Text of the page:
While farmers and their wives at the front of the room took turns talking about the economic stresses wrenching at families, a latecomer sat in a back row, listening quietly.
Finally, the man in the back could take no more. He had to talk. He was an official from a local farm lending association -- a friend of many of the front-row families -- and he wanted to talk about how the debt crisis in rural America was changing his life.
He was hurt because friends with whom he had done business for years had stopped talking to him. He was depressed because apparently solvent farmers had to be told they could get no more loans. He and his family were shaken by ominous phone calls at night that produced only hangup clicks in a vacant earpiece.
The point -- and it came home forcefully -- was that farmers are not the only ones suffering as farm debt presses down on communities. The banker, the merchant, the teacher, the extension agent suffer, too.
Missouri's farm debt totals $7 billion. University of Missouri studies indicate that about 16 percent of the state's farms are so heavily in debt that their survival is unlikely. Farm bankruptcies rose from 114 in 1981 to 535 last year. Tighter credit rules at commercial banks, a shortage of federal farm loan funds, a continuing drop in land values and low crop prices mean more trouble for other indebted farmers this year.
On another night, therapists from the Research Psychiatric Center in Kansas City came to talk to farm families about coping with the prospect of not receiving a spring planting loan or losing the farm to head-over-heels debt.
They needed assurance that today's problems were not necessarily of the farmers' making and that there would be life after farming. "We want to thank you for having us here again," one therapist said. "We've talked about how much you have taught us. You're an extremely important group of people, to yourselves, to your families, to the nation."
The remark seemed important, and it seemed to make an impression. Heads nodded in the audience, appreciative of the sincerity.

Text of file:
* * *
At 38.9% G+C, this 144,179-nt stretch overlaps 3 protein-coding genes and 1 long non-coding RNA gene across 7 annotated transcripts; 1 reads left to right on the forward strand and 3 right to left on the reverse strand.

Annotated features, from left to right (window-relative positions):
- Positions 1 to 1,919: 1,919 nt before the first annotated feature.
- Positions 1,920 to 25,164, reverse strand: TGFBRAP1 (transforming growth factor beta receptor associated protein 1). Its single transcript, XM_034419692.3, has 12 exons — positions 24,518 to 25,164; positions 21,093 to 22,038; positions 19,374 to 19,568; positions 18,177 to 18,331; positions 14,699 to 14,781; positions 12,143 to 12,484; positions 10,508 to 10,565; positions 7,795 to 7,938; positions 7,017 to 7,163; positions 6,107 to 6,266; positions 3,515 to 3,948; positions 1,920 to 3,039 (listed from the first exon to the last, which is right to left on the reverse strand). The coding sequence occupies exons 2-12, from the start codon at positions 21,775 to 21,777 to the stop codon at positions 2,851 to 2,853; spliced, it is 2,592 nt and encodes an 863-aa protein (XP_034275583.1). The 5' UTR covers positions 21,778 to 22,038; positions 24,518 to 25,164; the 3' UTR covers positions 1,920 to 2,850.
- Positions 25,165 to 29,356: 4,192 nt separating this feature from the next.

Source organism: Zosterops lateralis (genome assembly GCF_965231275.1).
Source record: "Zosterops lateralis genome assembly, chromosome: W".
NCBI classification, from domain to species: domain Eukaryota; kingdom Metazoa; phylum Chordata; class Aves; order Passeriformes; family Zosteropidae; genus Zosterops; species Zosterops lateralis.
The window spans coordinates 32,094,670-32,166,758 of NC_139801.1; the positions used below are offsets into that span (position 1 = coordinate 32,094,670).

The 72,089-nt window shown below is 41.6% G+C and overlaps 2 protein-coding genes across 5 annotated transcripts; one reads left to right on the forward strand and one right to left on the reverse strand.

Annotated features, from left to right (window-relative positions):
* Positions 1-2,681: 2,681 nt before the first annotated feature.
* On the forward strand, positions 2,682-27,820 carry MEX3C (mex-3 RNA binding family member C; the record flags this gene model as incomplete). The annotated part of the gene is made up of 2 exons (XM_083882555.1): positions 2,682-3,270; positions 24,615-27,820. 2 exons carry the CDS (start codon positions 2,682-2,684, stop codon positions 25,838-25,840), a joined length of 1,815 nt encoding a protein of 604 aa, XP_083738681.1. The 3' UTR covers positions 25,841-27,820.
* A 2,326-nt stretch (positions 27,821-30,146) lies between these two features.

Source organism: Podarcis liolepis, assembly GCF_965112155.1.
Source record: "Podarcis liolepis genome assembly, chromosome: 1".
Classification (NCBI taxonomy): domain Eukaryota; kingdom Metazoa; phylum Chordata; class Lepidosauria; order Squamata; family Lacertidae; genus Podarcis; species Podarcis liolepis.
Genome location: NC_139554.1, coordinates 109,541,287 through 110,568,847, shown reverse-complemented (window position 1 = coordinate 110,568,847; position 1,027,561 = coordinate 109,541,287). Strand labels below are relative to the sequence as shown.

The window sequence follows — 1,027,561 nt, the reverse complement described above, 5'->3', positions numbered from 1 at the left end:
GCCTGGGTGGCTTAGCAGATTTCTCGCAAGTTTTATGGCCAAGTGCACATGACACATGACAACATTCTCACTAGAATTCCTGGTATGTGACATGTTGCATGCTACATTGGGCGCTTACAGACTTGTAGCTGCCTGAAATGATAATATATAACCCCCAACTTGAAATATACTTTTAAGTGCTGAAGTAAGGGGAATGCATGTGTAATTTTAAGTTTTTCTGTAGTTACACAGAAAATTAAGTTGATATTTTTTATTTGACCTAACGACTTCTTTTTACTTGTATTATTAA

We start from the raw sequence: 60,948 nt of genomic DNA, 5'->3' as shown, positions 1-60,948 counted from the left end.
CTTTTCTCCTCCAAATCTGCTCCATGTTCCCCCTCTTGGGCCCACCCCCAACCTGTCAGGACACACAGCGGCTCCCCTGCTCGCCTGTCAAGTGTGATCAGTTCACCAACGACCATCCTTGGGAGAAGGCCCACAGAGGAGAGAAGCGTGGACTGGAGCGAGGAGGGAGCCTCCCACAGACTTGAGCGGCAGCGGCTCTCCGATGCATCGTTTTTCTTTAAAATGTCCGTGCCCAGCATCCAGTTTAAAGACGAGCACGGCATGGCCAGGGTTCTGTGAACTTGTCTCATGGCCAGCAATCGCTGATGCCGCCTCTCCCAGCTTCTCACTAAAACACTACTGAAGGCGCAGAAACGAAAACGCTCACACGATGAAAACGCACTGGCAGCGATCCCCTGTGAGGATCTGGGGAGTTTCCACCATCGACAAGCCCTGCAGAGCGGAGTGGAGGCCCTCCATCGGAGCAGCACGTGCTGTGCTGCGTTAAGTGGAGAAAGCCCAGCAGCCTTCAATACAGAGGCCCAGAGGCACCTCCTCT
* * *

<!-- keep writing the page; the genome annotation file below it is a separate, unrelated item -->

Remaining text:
More and more across the Midwest, as farm debts put families in disarray and threaten to drive them off the land, meetings like this are becoming commonplace. Churches, farmer organizations, the Cooperative Extension Service, mental health groups and others are scrambling to meet the need.
Bob Kimmis, a Livingston County farmer, has been a force in this area, prodding farmers to go to meetings and talk about their problems. "We're getting no loan money this year and we've got no place to go," Kimmis said. "This is the tension of it. Basically, we go to meetings because it relieves the tension."
Linda Kimmis, his wife, added: "This place should have been full tonight, but you can see . . . maybe 15 or 20 showed up."
Bob Kimmis: "The trouble is getting the ones who need the help. The stress doesn't end. It keeps going on. We're trying to get people to come in before it hits them. We're trying to have rap sessions every two weeks, just so people can come out and share their problems. That is a big help."
Mike Robeck of the North Central Missouri Mental Health Center at Trenton expressed a similar concern. "We had a family stress workshop a few weeks ago and nobody came. I mean, we had 30 or 35 people, but we easily could have handled 100," he said.
Another challenge is breaking the talk barrier. "If you're talking about someone out on the north 40 who is dealing with the guilt of losing a third-generation farm, the pride is too much to overcome and the idea that they're going to talk about it is not going to help," Robeck said.
Robeck started a stress-management workshop for farmers two years ago in Putnam County. It has forced troubled farmers to come out of the closet, he said, but he worries about what his clients report.
Robeck continued: "The real nuts and bolts that we can give these people is communications. The most important thing for them is to come out of these debt problems with their families intact. That's why communications is so important. The kids, for example, are so affected -- they feel all the tension at home and they don't know the cause of it.